With September looming, our thoughts turn to packing a school lunch. We want to make sure our kids are eating healthy, balanced meals even when we’re not there to monitor them. Many studies have shown that good nutrition is strongly correlated with academic performance. Unfortunately, the lure of cafeteria food, processed pre-packaged lunches, and unhealthy treats in friends’ lunches can be too strong to resist, leading to a less-than-ideal nutritional situation at school. Luckily, there are ways you can help your kids stay healthy and focused
Get Your Kids Involved
Kids’ tastes can change quickly, so involving them in lunch planning can help you stay on top of it. No matter how healthy the lunch is, your kid won’t benefit if they refuse to eat it. For younger kids, give them a few options for each component (ie “would you like a plum, an apple, or grapes for your fruit?” or “would you prefer a chocolate chip granola bar or an apple fig bar?”). Then have them help assemble the lunch and pack it into a lunch bag. For older kids, work together to create a more advanced menu or theme (ie “Mexican Mondays”) and get them involved in planning and prepping their meals for the week each weekend. This will also help set them up to make healthier food choices and prepare food on their own as they grow up.
Let Your Kids Do The Shopping
Not all of it, of course. But if you let them pick some lunch foods during your weekly grocery shopping, your kids will feel like they have a say in what they are eating and make them more invested in eventually eating those foods. This works especially well if you grocery shop online. Let your kid choose a few items from a category (like fruit or vegetables) and then have them help unpack the groceries when they arrive. We hear all the time from parents whose kids get excited waiting for their Spud delivery and are in turn way more excited to eat the fruits and veggies that are in the box.
Keep It Interesting
Instead of the standard “sandwich, fruit, and granola bar” school lunch, try packing a greater quantity of smaller foods, bento box or tapas style. Even better, invest in a bento lunch box, and work with your kid to fill all the compartments. The diversity will help keep kids interested, and even if they are not in the mood for one thing, there will be lots of other options to choose from. Good choices include mini-wraps or pitas, cut-up fruit and veggies, hummus, yogurt, hard-boiled eggs, and trail mix. This is also a great way to introduce your kids to new foods slowly. Just be sure to check that the lunches comply with your school’s allergy rules!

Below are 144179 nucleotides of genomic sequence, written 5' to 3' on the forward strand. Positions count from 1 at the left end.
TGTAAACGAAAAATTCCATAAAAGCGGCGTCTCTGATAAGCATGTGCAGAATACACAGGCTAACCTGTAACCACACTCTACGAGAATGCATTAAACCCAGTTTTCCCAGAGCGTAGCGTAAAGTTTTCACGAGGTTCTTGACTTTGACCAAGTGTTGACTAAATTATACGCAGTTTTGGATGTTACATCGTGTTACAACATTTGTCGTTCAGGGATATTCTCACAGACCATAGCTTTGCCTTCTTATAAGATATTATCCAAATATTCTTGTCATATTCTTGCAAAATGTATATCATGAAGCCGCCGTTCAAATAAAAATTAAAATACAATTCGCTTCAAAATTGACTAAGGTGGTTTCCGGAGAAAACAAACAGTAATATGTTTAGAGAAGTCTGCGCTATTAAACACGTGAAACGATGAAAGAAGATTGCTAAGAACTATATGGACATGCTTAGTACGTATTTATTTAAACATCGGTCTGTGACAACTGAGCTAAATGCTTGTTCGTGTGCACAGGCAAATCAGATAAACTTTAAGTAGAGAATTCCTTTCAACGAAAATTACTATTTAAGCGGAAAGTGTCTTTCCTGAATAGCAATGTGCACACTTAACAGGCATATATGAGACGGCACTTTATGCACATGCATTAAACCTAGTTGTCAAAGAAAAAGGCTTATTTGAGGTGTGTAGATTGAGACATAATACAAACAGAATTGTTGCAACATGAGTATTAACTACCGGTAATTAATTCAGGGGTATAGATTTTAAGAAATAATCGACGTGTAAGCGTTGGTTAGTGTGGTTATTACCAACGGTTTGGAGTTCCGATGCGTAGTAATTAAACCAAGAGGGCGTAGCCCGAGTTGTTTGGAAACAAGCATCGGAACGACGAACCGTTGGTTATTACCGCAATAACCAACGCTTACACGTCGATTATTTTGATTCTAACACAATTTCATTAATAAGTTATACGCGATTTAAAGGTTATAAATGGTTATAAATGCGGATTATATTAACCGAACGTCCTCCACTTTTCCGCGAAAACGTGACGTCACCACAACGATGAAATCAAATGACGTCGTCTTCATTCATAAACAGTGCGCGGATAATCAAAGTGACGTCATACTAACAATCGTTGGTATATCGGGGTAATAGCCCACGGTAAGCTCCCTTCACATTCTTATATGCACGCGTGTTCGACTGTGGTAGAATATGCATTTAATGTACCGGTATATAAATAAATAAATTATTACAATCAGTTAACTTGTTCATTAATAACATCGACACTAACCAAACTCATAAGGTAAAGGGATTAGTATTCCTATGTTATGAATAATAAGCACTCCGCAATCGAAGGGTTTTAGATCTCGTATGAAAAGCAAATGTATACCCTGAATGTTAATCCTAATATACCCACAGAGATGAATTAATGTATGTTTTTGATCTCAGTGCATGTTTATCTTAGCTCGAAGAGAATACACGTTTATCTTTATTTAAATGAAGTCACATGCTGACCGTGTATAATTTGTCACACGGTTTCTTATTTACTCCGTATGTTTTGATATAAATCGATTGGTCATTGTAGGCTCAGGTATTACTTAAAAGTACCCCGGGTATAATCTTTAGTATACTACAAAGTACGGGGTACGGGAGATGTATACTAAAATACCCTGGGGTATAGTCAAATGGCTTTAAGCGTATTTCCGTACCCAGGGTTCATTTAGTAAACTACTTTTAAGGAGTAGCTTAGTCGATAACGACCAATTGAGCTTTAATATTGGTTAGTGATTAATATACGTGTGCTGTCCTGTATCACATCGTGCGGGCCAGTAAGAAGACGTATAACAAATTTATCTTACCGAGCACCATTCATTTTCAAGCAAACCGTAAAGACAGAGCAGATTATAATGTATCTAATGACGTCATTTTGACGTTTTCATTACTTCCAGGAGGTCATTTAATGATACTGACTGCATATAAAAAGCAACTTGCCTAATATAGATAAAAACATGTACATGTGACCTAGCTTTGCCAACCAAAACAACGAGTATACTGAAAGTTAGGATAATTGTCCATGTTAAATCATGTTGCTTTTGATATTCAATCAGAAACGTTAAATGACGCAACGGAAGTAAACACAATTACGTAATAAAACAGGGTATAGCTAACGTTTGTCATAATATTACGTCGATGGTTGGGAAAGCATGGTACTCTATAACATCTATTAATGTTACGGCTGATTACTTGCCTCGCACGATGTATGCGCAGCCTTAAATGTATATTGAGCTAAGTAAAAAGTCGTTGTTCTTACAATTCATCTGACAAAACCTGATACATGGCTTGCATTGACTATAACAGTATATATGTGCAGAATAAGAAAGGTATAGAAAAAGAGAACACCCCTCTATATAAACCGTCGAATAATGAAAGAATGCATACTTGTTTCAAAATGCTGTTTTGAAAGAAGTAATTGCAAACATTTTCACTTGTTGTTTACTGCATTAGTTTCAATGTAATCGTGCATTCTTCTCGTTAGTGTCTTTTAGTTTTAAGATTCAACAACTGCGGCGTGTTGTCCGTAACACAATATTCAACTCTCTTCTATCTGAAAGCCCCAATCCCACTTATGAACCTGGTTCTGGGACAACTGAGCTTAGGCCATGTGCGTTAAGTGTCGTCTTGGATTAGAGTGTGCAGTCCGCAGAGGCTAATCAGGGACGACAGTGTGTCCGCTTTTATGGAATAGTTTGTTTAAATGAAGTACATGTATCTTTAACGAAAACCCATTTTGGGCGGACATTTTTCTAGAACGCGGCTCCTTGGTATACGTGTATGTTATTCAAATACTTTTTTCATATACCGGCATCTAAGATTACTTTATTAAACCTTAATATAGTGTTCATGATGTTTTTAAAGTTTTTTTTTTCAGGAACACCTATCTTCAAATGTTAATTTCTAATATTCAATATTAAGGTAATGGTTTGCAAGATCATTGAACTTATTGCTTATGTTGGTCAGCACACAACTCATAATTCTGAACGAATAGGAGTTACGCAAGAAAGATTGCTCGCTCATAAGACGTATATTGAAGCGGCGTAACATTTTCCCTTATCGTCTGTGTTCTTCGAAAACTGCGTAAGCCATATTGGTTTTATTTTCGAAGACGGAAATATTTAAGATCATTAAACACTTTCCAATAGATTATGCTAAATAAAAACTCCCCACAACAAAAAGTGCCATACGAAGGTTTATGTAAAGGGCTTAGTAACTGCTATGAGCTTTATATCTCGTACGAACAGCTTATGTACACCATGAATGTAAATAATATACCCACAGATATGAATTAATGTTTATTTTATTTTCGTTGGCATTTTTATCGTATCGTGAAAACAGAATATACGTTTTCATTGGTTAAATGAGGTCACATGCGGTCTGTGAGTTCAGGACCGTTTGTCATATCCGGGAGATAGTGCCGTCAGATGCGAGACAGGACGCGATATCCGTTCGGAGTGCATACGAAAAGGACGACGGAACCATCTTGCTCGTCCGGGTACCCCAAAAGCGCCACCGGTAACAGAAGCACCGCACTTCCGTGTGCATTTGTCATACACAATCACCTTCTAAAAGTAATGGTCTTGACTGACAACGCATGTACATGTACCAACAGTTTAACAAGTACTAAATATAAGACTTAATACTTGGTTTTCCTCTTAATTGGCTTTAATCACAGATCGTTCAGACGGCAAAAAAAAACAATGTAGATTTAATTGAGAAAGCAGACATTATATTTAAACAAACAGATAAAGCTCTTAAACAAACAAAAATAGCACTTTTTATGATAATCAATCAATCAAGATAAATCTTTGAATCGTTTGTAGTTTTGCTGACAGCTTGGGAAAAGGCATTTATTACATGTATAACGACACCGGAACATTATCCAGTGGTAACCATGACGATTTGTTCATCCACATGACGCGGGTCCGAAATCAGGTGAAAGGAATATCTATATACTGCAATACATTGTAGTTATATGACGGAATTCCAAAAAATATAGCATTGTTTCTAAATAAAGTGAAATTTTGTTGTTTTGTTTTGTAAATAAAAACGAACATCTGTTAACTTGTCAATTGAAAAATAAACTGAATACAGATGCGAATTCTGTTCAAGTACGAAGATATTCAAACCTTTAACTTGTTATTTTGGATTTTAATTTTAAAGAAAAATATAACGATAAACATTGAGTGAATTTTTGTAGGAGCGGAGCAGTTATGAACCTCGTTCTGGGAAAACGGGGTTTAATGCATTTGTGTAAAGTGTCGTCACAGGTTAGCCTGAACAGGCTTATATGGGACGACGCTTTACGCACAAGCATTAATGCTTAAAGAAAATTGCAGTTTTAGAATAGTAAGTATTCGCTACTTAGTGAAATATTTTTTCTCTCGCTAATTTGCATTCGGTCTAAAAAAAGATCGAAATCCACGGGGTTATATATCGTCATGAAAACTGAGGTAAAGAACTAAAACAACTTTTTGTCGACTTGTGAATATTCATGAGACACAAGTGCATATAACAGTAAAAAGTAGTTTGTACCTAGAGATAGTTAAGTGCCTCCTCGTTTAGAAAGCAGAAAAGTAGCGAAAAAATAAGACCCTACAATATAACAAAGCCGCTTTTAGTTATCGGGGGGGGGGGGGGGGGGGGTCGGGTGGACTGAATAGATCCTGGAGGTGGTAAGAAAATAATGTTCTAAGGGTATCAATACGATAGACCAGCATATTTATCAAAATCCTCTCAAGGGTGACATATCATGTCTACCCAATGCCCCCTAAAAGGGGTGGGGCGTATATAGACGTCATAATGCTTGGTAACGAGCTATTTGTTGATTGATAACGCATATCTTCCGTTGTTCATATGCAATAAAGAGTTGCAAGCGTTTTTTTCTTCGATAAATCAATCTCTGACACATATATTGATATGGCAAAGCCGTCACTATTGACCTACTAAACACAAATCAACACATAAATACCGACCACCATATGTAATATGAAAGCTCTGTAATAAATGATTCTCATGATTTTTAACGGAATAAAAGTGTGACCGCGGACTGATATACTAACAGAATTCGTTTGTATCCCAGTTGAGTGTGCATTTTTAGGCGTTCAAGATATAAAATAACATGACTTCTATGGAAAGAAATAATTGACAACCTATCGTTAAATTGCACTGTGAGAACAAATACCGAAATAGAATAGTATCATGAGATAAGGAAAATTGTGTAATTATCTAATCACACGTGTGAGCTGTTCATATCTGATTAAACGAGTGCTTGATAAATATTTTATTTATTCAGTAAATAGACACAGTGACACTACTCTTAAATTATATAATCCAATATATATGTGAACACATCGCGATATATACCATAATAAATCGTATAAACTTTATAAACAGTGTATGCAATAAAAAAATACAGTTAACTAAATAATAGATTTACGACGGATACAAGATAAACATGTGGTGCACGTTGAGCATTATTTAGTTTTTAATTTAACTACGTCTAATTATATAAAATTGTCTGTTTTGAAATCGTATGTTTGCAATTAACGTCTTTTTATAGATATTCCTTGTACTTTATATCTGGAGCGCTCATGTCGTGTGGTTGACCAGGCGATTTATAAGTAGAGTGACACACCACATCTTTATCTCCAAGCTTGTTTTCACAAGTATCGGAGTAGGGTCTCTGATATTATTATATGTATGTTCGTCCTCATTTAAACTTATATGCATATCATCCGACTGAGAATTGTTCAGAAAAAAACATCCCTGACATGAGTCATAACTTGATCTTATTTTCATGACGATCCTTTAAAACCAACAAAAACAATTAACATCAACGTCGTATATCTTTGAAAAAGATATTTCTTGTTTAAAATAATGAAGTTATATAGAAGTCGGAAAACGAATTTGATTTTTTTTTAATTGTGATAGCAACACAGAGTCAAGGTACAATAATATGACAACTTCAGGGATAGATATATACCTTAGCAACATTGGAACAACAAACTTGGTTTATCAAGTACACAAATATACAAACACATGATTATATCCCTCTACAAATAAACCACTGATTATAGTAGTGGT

Make It A DIY Lunch
Kids love those little pre-packaged meat, cheese, and crackers meals because they like to construct their own food, not because they taste good! Make your own healthy version with a selection of whole-grain crackers, sliced cheese and proteins, and veggies. Use some sliced tomatoes, pepperoni, and mozzarella for a mini-pizza lunch. You can also pack whole wheat tortillas with cheese, avocado, and tomatoes for DIY Mexican wraps; or pita bread, hummus, and sliced cucumbers, carrots, and peppers for DIY pita pockets. Keep in mind–kids often don’t have too long to eat, so make sure your DIY is realistic.
When your kid opens his or her lunch, it can be like receiving a gift! Include something new and different, like sandwiches cut into shapes (using cookie cutters), making funny faces with their lunch ingredients, or including rainbow fruit or veggie kabobs (just make sure not to use sharp skewers). You can also incorporate fun themes, like only packing food of a certain colour, or packing all breakfast items. This strategy works better for kids who aren’t too picky, so use your best judgment.
You know what’s best for your own kids better than anyone, but hopefully, these tips will help inspire some lunchbox masterpieces. Please share your photos and your own tips for school lunches as well!
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